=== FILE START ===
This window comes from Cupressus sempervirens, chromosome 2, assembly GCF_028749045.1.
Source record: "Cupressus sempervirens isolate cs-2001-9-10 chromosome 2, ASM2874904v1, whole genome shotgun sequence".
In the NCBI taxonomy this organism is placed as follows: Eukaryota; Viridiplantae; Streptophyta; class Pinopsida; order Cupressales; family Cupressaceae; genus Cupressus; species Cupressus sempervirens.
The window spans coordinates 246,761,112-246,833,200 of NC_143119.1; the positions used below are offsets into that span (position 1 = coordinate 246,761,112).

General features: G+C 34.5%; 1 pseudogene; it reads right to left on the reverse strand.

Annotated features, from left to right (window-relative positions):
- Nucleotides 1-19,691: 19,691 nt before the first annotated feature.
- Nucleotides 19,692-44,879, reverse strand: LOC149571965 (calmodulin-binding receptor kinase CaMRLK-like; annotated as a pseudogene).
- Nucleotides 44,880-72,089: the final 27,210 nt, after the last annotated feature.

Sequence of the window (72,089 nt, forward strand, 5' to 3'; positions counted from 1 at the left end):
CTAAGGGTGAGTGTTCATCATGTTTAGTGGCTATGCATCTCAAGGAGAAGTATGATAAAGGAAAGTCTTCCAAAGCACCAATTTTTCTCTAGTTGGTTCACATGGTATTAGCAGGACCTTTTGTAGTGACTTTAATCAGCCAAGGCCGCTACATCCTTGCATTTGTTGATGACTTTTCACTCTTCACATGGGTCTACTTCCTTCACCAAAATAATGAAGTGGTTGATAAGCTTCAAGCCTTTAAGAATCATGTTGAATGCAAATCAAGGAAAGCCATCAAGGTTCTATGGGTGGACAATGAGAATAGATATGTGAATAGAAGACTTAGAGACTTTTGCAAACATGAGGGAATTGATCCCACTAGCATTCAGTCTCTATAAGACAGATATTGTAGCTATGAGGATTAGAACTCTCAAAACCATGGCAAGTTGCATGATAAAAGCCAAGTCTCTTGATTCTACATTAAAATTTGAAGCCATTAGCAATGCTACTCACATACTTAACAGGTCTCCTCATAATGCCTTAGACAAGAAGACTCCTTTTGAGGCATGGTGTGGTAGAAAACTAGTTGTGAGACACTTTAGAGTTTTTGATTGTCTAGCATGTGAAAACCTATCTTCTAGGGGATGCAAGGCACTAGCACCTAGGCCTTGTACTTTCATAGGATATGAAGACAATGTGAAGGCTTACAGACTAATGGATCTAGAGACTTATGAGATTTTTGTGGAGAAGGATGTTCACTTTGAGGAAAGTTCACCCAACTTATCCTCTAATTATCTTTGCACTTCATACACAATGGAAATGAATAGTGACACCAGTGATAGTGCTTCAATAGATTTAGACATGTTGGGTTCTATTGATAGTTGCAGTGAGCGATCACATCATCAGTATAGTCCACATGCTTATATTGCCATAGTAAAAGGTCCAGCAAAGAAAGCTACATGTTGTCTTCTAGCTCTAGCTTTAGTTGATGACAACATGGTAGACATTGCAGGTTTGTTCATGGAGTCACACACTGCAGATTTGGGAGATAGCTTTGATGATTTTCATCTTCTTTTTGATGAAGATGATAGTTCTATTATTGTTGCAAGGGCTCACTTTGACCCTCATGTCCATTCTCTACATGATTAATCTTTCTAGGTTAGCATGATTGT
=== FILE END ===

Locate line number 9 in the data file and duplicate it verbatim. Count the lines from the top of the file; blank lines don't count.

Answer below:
- Nucleotides 44,880-72,089: the final 27,210 nt, after the last annotated feature.